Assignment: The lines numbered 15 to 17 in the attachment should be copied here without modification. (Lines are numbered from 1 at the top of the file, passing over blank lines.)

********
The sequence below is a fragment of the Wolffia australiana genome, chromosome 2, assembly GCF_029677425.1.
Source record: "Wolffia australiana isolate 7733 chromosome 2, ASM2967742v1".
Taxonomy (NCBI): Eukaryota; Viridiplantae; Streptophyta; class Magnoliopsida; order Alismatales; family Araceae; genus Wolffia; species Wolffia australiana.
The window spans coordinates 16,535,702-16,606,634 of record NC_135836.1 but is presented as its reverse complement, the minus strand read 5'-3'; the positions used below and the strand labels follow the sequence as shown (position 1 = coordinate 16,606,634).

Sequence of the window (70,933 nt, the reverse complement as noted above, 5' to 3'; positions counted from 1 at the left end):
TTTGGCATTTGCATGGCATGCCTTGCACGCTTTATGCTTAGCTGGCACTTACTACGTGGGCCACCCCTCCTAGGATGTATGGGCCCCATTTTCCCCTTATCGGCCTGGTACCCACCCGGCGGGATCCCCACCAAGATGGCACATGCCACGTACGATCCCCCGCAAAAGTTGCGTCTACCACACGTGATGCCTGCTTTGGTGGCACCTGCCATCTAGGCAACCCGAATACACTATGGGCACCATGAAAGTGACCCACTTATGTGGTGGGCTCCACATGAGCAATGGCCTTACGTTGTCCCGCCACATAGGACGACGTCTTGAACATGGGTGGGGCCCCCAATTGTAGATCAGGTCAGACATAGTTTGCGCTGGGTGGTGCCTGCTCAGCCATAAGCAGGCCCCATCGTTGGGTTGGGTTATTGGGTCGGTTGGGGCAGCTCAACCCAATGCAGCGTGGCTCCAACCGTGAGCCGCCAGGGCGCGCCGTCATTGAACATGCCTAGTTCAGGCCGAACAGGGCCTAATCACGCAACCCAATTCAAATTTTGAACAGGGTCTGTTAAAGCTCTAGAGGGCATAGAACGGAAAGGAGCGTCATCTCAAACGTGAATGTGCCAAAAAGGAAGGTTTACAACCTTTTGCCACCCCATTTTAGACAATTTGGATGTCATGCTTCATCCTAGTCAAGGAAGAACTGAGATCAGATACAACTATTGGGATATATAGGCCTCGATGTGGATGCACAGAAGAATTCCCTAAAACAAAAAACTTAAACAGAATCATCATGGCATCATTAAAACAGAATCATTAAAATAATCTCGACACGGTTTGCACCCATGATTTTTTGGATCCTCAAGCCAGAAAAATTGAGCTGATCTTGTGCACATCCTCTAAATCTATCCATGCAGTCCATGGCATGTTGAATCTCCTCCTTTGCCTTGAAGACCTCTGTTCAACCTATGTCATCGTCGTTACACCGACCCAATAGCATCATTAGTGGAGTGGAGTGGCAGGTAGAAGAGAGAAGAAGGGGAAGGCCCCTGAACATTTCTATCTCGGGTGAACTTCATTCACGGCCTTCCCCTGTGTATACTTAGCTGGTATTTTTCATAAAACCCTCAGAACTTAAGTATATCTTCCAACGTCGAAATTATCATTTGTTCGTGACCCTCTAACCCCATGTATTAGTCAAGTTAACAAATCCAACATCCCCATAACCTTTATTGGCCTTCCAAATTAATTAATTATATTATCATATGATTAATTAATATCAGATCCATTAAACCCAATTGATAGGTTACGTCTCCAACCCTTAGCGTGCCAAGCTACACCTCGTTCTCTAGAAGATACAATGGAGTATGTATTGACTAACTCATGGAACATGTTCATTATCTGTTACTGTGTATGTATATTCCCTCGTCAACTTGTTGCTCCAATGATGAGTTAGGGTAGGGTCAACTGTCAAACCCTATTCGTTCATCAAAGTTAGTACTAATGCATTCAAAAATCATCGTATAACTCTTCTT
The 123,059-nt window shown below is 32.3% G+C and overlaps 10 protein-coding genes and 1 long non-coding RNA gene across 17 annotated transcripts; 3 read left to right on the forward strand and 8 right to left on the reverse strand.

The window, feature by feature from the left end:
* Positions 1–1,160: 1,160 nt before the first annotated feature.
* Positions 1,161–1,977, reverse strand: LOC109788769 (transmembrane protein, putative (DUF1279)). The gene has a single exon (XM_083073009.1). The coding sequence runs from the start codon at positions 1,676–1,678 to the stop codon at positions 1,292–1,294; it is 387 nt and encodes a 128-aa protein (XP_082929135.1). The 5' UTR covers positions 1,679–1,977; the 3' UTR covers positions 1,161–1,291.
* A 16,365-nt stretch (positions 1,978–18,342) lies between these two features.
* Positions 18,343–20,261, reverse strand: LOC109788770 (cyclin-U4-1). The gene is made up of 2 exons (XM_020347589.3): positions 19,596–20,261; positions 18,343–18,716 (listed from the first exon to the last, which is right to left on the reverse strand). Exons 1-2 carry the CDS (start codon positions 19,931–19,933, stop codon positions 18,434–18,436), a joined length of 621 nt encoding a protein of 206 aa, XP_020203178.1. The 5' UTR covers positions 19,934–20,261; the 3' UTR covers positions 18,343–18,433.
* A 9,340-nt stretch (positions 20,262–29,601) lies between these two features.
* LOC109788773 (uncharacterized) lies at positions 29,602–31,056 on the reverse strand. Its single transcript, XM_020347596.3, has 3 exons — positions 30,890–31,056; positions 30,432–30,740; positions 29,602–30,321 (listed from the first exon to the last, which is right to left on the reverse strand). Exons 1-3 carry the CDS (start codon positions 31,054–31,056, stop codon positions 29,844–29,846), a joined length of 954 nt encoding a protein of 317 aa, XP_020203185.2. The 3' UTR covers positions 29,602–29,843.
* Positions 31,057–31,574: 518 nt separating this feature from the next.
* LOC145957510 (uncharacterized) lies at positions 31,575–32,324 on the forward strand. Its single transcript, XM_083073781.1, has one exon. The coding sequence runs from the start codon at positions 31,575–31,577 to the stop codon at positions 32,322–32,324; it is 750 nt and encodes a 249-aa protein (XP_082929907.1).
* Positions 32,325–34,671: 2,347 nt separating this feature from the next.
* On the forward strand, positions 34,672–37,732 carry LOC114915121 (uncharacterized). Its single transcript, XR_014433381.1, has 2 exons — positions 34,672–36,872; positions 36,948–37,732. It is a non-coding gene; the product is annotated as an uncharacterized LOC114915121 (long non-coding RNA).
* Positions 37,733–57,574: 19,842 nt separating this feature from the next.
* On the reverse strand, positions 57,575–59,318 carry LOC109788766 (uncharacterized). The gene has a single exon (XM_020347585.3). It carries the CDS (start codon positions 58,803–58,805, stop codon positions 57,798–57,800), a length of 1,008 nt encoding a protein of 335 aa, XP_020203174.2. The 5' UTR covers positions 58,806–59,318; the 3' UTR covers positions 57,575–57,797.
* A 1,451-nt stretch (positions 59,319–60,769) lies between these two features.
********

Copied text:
* Positions 31,057–31,574: 518 nt separating this feature from the next.
* LOC145957510 (uncharacterized) lies at positions 31,575–32,324 on the forward strand. Its single transcript, XM_083073781.1, has one exon. The coding sequence runs from the start codon at positions 31,575–31,577 to the stop codon at positions 32,322–32,324; it is 750 nt and encodes a 249-aa protein (XP_082929907.1).
* Positions 32,325–34,671: 2,347 nt separating this feature from the next.